Kay Turner
Education. Evolution. Embodiment.
www.anotherlogonthefire.com

Saturday, August 21, 2021

So…What’s a HERmnal? by Sharon Smith

 

Art by Cheryl Braganza

“A what? What’s a ‘hermnal?'” That’s a question I’ve been asked repeatedly whenever I’ve mentioned this collection of rewritten hymns from Girl God Books. And it’s a question that’s both easy and somewhat difficult to answer. The easy part: It’s a book of praise songs to the Great Mother Goddess. The “somewhat difficult” part: Explaining, to those comfortable with Patriarchy, why we need one in the first place.

We’ve been inundated with images and stories and pronouns that define the Creator as “masculine-only”: The Almighty One; the “King of kings and Lord of lords,” the Eternal Father”—always referenced with the masculine pronouns “He,” “Him,” “His;” never with the feminine pronouns “She,” “Her” or “Hers.” This has become so deeply ingrained into all aspects of our culture that many cannot envision the Divine as anything but “masculine-only.” To think of God as female is silly at best…and blasphemous at its worst.

But something has been happening over the past several decades: Women are awakening. We’re remembering who we are. And we’re done with patriarchal stories that cast us in a “lesser-than” role; that punish us for “Eve’s disobedience” in the Garden of Eden which, according to the Patriarchs, resulted in the damnation of Mankind—and all the pain and suffering that has resulted from her “rebellion.” So we’re leaving traditional patriarchal churches to find something that better aligns with our Feminine Intuition and Deep Ancestral Knowing. And we’re rediscovering the Goddess: The Divine Feminine. The “Great SHE.” The Creatrix. The Mother of All.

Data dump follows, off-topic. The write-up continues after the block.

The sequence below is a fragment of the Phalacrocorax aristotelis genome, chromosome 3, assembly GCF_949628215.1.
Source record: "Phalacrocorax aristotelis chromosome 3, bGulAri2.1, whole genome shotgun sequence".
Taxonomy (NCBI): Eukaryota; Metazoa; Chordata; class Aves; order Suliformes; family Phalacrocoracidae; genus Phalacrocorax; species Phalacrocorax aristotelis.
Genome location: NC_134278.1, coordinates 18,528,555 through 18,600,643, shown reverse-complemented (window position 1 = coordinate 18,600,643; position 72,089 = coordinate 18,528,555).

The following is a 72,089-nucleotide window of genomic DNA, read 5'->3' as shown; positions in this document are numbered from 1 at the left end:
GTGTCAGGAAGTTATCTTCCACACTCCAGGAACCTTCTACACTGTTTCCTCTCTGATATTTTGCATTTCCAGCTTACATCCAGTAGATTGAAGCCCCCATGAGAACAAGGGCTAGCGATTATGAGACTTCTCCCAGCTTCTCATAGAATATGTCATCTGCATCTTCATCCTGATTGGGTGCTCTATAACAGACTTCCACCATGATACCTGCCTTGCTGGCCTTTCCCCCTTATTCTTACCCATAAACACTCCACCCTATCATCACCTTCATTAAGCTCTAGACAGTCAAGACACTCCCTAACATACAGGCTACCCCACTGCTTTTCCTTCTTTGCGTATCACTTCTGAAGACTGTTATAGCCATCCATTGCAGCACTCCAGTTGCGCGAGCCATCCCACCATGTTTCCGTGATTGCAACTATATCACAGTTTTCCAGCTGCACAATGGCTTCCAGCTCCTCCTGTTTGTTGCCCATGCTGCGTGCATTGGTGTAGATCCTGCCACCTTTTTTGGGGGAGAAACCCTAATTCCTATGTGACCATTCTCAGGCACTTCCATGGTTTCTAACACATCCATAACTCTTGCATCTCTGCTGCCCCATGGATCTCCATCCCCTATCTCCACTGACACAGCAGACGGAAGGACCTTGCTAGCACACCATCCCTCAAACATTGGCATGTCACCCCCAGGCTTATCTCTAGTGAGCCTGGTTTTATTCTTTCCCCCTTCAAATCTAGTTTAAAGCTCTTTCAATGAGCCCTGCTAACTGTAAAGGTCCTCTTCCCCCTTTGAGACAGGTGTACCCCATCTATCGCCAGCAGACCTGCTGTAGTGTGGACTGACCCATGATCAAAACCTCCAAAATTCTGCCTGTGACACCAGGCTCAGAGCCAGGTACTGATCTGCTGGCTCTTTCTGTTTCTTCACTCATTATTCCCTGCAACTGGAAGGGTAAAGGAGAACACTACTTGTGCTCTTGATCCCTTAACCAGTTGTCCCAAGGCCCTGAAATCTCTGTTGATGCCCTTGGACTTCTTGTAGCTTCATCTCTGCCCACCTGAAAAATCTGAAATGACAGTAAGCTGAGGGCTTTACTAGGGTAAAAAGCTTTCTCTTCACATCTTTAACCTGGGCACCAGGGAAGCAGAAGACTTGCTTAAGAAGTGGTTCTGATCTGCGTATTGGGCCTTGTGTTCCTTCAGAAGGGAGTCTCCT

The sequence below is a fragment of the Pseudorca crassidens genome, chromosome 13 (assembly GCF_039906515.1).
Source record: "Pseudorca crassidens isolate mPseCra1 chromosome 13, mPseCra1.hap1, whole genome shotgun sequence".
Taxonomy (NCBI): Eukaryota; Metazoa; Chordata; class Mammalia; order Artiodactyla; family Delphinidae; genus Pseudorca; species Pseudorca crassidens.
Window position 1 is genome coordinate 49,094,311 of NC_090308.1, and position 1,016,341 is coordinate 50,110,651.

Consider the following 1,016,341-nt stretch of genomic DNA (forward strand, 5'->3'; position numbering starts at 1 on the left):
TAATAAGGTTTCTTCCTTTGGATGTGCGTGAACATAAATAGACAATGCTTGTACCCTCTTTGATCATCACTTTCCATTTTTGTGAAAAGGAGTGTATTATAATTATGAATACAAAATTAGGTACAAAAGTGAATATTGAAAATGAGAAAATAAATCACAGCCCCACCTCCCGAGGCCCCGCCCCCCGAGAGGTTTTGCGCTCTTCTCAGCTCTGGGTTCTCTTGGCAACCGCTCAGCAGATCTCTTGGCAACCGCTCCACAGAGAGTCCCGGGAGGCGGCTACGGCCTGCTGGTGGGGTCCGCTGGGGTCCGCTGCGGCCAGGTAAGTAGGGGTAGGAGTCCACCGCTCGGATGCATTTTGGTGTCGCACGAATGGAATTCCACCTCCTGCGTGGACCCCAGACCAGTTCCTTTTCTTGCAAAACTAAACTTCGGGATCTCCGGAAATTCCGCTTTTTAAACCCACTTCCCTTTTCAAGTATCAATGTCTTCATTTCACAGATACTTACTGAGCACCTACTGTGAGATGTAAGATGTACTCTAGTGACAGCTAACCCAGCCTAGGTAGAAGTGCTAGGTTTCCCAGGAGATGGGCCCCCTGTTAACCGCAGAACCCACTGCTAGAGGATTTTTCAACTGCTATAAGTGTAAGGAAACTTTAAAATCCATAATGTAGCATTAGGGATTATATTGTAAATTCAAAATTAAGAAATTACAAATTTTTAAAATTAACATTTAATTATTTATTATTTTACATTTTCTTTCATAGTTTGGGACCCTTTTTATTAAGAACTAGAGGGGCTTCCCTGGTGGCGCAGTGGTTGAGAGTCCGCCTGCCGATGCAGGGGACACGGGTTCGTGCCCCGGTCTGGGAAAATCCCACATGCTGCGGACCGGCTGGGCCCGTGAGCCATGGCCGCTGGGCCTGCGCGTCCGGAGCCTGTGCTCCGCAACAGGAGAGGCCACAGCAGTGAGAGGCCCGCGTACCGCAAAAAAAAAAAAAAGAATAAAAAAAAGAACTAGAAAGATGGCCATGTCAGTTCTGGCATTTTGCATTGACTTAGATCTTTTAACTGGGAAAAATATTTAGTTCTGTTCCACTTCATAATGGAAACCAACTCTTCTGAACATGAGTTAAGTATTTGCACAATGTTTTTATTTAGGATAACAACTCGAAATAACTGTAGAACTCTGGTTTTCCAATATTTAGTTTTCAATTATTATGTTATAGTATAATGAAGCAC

When Trista came to me with the idea of creating a book of rewritten hymns in praise of the Great Mother, I was beyond excited. “This is something we really need,” I told her. To my knowledge, there hasn’t been a complete book of worship songs to the Goddess. So we began brainstorming. Trista came up with the title, “Just As I Am: Hymns Affirming the Divine Female” and we settled on the beautiful, body-positive artwork of Kat Shaw for the cover. Then we subtitled the work, “A Girl God Hermnal.”

With emphasis on the HER.

And why not? The Goddess has been in the background for five millennia, while the patriarchal “Father God” has monopolized the stage—and the spotlight. Now it’s HER turn to shine! And shine She does through the beautiful, inspiring Herms and artwork of so many talented, Goddess-loving Women included in this book.

What is a Hermnal? It’s the collective sigh of our ancestral Grandmothers. It’s a means of drawing us closer together as Sisters. It is a compilation of songs that affirms our Sacredness, apart from Man, and assures us that we are Sovereign Beings and Creatrixes, too. And it is our Love Gift of Gratitude to Mama.

We hope you will enjoy these Herms and use them often in your Circles, Services, and Ceremonies.

May Goddess be praised…and may She bless you all!

Introduction to our upcoming Hermnal, Just as I am: Hymns Affirming the Divine Female.




Sharon Smith is a writer, ghost writer, editor, and proofreader with a passion for helping women reconnect with their Authentic Selves and Voices. She loves and honors the Great Mother in all Her many forms, and has a deep connection to Nature. She identifies as a Green Witch and follows an eclectic spiritual path that is a blending of Native American and Celtic Teachings, both in her ancestral line.